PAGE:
The study of dynamics on networks has been a major focus of nonlinear science over the past decade. Inferring network properties from the nodal dynamics is both a challenging task and of growing importance for applied network science. A subset of this broad question is: How can one determine changes to the coupling strength between elements in a small network of chaotic oscillators just by measuring the dynamics of one of the elements (nodes) in the network? In this dissertation, I propose and report on an implementation of a method to simultaneously determine: (1) which link is affected and (2) by how much it is attenuated when the coupling strength along one of the links in a small network of dynamical nodes is changed. After proper calibration, realizing this method involves only measurements of the dynamical features of a single node. Previous attempts to solve this problem focus mainly on synchronization-based approaches implemented in low-speed, homogeneous experimental systems. In contrast, the experimental apparatus I use to implement my method comprises two high-speed (ps-timescale), heterogeneous optoelectronic oscillators (OEOs). Each OEO constitutes a node, and a network is formed by mutually coupling two nodes. I find that the correlation properties of the chaotic dynamics generated by the nodes, which are heavily influenced by the propagation time delays in the network, change in a quantifiable way when the coupling strength along either the input or output link is attenuated. By monitoring multiple aspects of the correlation properties, which I call "time delay signatures'' (TDSs), I find that the affected link can be determined for changes in coupling strength greater than 20% +/- 10%. Due to the sensitivity with which the TDSs change, it is also feasible to determine approximately the time-varying coupling strength for large enough attenuations. I also verify that the TDSs' sensitivity to changes in coupling strength are captured by a simple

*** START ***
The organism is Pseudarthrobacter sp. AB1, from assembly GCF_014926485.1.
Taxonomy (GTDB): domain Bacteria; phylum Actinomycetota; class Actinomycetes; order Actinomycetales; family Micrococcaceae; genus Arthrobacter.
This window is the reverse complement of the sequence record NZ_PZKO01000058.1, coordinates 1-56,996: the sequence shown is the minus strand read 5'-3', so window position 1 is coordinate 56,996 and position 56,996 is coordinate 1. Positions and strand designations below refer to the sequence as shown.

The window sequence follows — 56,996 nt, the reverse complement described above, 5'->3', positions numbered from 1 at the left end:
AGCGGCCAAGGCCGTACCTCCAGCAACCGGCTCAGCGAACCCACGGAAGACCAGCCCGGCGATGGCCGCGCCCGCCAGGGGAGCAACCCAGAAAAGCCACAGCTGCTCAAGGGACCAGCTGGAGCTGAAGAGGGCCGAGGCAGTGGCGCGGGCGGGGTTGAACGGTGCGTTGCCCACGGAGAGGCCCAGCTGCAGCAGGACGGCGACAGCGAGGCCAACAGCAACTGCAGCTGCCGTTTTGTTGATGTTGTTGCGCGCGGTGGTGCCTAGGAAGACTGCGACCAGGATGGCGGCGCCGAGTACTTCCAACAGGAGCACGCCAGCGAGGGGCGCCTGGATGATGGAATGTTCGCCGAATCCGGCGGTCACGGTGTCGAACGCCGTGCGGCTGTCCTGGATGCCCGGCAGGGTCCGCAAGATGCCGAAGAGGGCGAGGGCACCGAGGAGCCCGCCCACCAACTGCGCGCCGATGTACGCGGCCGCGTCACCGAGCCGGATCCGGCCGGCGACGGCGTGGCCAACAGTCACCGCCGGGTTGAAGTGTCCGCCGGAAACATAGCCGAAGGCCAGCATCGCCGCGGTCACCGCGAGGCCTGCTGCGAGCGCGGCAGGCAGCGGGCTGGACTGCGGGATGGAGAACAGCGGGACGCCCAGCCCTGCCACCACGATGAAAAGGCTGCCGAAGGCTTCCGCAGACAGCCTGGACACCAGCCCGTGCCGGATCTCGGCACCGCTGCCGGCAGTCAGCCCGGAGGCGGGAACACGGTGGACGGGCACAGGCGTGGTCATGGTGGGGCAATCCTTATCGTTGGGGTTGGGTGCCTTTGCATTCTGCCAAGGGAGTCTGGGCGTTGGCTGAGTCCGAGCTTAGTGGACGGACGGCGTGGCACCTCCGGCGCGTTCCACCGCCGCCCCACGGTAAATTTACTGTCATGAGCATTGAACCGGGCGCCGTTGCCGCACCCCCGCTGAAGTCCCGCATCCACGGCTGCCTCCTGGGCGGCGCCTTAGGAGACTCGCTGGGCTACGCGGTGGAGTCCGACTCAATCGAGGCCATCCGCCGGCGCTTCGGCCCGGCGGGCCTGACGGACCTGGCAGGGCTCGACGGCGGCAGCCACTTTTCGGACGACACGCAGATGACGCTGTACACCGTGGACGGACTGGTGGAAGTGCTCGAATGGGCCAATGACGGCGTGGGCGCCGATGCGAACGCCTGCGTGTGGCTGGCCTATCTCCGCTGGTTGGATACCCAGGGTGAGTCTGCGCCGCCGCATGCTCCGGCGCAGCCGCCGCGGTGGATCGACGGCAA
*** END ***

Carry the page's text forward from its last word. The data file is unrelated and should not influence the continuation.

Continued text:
8. High spatial resolution measurements of ram accelerator gas dynamic phenomena

    NASA Technical Reports Server (NTRS)

    Hinkey, J. B.; Burnham, E. A.; Bruckner, A. P.

    1992-01-01

    High spatial resolution experimental tube wall pressure measurements of ram accelerator gas dynamic phenomena are presented. The projectile resembles the centerbody of a ramjet and travels supersonically through a tube filled with a combustible gaseous mixture, with the tube acting as the outer cowling. Pressure data are recorded as the projectile passes by sensors mounted in the tube wall at various locations along the tube. Data obtained by using a special highly instrumented section of tube has allowed the recording of gas dynamic phenomena with a spatial resolution on the order of one tenth the projectile length. High spatial resolution tube wall pressure data from the three regimes of propulsion studied to date (subdetonative, transdetonative, and superdetonative) are presented and reveal the 3D character of the flowfield induced by projectile fins and the canting of the projectile body relative to the tube wall. Also presented for comparison to the experimental data are calculations made with an inviscid, 3D CFD code.

  9. High-Latitude Ionospheric Dynamics During Conditions of Northward IMF

    NASA Technical Reports Server (NTRS)

    Sharber, J. R.

    1996-01-01

    In order to better understand the physical processes operating during conditions of northward interplanetary magnetic field (IMF), in situ measurements from the Dynamics Explorer-2 (low altitude) polar satellite and simultaneous observations from the auroral imager on the Dynamics Explorer-1 (high altitude) satellite were used to investigate the relationships between optical emissions, particle precipitation, and convective flows in the high-latitude ionosphere. Field aligned current and convective flow patterns during IMF north include polar cap arcs, the theta aurora or transpolar arc, and the 'horse-collar' aurora. The initial part of the study concentrated on the electrodynamics of auroral features in the horse-collar aurora, a contracted but thickened emission region in which the dawn and dusk portions can spread to very high latitudes, while the latter part focused on the evolution of one type of IMF north auroral pattern to another, specifically the quiet-time horse-collar pattern to a theta aurora.

  10. High fidelity quantum memory via dynamical decoupling: theory and experiment

    NASA Astrophysics Data System (ADS)

    Peng, Xinhua; Suter, Dieter; Lidar, Daniel A.

    2011-08-01